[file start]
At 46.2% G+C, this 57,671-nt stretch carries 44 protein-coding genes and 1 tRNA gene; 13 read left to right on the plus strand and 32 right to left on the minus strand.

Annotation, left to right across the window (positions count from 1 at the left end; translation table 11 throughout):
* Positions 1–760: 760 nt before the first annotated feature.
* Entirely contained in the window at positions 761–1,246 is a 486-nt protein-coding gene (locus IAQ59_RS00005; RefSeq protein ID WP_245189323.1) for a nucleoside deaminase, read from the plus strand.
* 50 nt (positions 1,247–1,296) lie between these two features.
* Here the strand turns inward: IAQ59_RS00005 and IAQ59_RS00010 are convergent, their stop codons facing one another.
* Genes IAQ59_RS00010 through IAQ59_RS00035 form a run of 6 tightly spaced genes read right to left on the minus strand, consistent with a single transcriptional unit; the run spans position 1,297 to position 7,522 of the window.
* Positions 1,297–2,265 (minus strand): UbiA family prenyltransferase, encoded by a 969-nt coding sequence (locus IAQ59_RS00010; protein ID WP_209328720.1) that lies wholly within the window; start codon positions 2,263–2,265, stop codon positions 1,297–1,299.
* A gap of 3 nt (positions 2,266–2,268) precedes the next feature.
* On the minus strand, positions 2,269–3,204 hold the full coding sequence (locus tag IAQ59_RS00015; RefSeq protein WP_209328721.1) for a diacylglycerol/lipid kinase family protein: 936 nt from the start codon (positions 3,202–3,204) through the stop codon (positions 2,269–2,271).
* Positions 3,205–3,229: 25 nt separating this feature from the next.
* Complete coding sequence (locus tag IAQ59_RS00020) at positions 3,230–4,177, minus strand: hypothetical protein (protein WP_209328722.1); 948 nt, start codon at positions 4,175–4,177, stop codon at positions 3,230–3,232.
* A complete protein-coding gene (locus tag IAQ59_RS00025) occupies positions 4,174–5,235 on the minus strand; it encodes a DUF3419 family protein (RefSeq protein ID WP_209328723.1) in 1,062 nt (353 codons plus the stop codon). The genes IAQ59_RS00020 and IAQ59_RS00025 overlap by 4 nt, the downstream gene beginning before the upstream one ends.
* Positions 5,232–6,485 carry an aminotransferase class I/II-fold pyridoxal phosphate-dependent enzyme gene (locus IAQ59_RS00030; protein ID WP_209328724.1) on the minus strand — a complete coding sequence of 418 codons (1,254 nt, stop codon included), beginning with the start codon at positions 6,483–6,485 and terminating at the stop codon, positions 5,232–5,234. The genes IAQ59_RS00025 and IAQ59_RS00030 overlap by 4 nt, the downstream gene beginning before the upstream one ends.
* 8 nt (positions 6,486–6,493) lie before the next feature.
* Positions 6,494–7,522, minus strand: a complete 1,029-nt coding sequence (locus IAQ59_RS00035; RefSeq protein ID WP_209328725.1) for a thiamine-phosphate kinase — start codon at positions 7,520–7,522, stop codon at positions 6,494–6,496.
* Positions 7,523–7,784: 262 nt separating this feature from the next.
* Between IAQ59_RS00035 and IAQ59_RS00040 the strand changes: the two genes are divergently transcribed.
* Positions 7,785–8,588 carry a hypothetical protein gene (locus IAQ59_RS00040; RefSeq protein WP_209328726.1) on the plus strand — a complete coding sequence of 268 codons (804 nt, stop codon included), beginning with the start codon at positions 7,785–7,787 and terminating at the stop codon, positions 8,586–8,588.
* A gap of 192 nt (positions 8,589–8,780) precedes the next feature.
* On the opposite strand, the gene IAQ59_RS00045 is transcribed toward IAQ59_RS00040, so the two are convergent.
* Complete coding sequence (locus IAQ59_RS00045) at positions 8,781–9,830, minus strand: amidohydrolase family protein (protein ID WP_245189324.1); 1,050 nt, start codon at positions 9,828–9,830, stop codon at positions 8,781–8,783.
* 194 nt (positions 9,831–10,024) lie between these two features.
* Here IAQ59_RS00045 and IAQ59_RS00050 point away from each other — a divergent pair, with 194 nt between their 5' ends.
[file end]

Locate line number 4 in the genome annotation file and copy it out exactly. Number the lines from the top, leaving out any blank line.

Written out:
* Entirely contained in the window at positions 761–1,246 is a 486-nt protein-coding gene (locus IAQ59_RS00005; RefSeq protein ID WP_245189323.1) for a nucleoside deaminase, read from the plus strand.